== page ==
BRUSSELS — China moved quickly on Monday to limit damage to its relations with Europe, repudiating the comments of Beijing’s ambassador in Paris who had questioned the sovereignty of post-Soviet nations like Ukraine in a televised interview.
The comments by Lu Shaye on Friday caused a diplomatic firestorm over the weekend among European foreign ministers and parliamentarians, with several countries summoning China’s envoys for explanations. His remarks threatened to throw a wrench in China’s ongoing efforts to balance courting European leaders with trade while supporting Russia, with which it has declared a “no limits” partnership.
The war in Ukraine has put Beijing in an awkward position: It has refused to condemn Russia’s invasion while also promising not to help Russia militarily in its war. China’s Foreign Ministry tried to stem the fallout of Mr. Lu’s remarks on Monday, insisting that it recognized the sovereignty of all the former Soviet republics that have declared independence, including Ukraine.
“China respects the sovereign status of former Soviet republics after the Soviet Union’s dissolution,” said the ministry spokeswoman, Mao Ning, speaking at a news briefing in Beijing.
Asked if Mr. Lu’s comments on Friday represented official policy, Ms. Mao responded: “I can tell you what I stated just now represents the official position of the Chinese government.”
Mr. Lu was responding to a question from the French television station, TF1, about whether Crimea, which was illegally annexed by Russia in 2014, was part of Ukraine under international law. He said that Crimea was Russian historically and had been handed over to Ukraine, then added: “Even these countries of the former Soviet Union do not have an effective status in international law, since there is no international agreement that would specify their status as sovereign countries.”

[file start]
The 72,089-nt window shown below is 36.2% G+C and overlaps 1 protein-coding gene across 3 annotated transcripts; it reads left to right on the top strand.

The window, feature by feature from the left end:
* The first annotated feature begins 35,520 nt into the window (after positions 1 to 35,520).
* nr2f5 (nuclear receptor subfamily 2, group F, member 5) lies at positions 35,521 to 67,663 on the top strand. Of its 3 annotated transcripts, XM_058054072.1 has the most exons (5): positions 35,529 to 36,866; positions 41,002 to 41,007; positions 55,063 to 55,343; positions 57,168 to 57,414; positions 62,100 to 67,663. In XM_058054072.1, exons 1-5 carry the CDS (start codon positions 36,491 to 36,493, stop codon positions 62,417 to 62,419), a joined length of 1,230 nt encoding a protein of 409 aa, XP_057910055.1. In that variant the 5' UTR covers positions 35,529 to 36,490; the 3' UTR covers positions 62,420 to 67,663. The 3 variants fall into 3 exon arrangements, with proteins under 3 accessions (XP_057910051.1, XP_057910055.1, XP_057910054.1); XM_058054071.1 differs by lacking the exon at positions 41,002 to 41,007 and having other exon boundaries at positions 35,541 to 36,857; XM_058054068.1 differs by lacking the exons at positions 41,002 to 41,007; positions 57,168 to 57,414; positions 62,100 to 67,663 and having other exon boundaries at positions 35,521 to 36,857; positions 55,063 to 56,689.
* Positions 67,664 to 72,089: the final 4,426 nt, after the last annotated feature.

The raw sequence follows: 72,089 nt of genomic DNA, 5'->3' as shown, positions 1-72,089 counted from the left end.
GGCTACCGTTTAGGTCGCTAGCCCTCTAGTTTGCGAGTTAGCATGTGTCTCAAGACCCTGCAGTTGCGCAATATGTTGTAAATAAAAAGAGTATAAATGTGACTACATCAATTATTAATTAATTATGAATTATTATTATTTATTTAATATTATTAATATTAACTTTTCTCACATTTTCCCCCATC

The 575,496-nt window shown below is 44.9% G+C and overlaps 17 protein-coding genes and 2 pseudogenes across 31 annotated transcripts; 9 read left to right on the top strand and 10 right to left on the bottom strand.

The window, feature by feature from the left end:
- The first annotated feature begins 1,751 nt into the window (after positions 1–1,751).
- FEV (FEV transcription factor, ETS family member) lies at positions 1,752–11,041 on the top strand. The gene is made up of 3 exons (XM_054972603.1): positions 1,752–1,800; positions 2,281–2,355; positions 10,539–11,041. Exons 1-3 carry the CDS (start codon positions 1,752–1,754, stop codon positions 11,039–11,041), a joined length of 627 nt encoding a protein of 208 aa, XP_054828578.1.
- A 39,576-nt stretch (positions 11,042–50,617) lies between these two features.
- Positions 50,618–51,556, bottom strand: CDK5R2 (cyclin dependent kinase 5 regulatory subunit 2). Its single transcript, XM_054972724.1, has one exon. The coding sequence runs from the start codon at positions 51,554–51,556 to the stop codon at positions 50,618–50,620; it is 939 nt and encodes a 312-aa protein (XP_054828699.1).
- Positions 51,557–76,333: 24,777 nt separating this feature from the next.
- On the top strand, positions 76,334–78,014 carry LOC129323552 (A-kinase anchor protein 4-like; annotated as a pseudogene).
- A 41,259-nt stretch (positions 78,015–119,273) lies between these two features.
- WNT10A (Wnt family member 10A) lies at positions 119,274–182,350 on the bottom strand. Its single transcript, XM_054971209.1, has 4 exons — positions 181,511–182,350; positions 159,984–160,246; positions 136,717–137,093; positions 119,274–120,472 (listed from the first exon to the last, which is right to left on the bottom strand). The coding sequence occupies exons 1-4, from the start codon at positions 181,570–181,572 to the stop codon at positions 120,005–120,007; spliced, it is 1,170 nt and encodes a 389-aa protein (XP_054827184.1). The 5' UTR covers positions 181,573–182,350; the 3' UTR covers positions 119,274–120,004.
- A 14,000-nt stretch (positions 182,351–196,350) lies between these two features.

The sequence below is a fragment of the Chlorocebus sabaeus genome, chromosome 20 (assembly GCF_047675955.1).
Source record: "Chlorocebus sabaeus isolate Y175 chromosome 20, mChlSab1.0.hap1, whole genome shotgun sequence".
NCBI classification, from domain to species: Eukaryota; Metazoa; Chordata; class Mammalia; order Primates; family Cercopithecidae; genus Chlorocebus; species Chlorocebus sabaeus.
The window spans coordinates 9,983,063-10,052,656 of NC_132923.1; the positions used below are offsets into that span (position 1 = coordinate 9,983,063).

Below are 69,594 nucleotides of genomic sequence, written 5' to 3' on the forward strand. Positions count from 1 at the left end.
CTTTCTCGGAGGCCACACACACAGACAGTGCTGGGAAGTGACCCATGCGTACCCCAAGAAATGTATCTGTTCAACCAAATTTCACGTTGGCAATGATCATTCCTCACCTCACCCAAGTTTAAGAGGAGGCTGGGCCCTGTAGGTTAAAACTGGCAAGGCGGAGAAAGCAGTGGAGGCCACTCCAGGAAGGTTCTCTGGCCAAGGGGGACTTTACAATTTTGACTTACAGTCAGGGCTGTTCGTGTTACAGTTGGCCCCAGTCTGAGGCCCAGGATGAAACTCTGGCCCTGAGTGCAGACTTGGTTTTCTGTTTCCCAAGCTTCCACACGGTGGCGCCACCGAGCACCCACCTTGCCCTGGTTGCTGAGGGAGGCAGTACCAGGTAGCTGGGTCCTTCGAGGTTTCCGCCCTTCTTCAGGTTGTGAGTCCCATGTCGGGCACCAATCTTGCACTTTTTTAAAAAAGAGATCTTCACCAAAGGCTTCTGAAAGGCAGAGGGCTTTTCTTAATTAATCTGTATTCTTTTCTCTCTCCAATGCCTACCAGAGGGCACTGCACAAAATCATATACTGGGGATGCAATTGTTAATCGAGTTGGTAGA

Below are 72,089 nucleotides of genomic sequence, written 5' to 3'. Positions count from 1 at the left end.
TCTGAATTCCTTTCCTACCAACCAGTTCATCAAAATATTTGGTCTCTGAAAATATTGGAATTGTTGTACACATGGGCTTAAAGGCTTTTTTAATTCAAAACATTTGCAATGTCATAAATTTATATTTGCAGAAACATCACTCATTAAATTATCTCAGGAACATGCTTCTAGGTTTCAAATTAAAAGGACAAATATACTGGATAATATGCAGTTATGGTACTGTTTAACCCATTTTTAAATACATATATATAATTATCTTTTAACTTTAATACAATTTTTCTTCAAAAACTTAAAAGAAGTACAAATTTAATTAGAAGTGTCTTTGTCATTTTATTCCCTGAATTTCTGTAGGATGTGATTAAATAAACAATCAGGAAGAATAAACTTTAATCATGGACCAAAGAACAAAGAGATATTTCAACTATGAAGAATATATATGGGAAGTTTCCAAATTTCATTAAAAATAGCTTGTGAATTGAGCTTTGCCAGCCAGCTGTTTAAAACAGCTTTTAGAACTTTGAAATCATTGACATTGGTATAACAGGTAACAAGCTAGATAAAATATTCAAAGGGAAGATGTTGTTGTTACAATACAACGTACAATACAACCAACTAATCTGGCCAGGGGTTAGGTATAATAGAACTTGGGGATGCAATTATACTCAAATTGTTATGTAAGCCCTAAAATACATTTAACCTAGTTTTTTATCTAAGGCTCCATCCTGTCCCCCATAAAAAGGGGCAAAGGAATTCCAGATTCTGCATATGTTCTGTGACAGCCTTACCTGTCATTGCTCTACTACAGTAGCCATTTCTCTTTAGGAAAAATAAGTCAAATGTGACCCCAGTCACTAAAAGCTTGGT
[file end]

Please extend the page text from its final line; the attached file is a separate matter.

After the Chinese Foreign Ministry briefing on Monday, the Chinese Embassy in Paris issued a statement saying that Mr. Lu’s remarks “were not a political declaration but an expression of personal points of view during a televised debate.” Mr. Lu’s comments, the statement said, “should not be subject to over-interpretation.”
But the issue has not gone away. France, expressing “consternation,” summoned Mr. Lu on Monday to the Quai d’Orsay, the foreign ministry, to explain his comments. The three Baltic States, Estonia, Latvia and Lithuania, said that they would do the same.
Mr. Lu’s remarks have provoked especial anger in countries of Eastern and Central Europe that were under Soviet rule or occupation. The Baltic nations, which were annexed by the Soviet Union after World War II, are particularly sensitive to any suggestion that their sovereignty is under question.
At a meeting of E.U. foreign ministers in Luxembourg on Monday, Lithuania’s foreign minister, Gabrielius Landsbergis, said that the Chinese ambassadors would be asked to explain if the “Chinese position has changed on independence and to remind them that we’re not post-Soviet countries, but we’re the countries that were illegally occupied by Soviet Union.”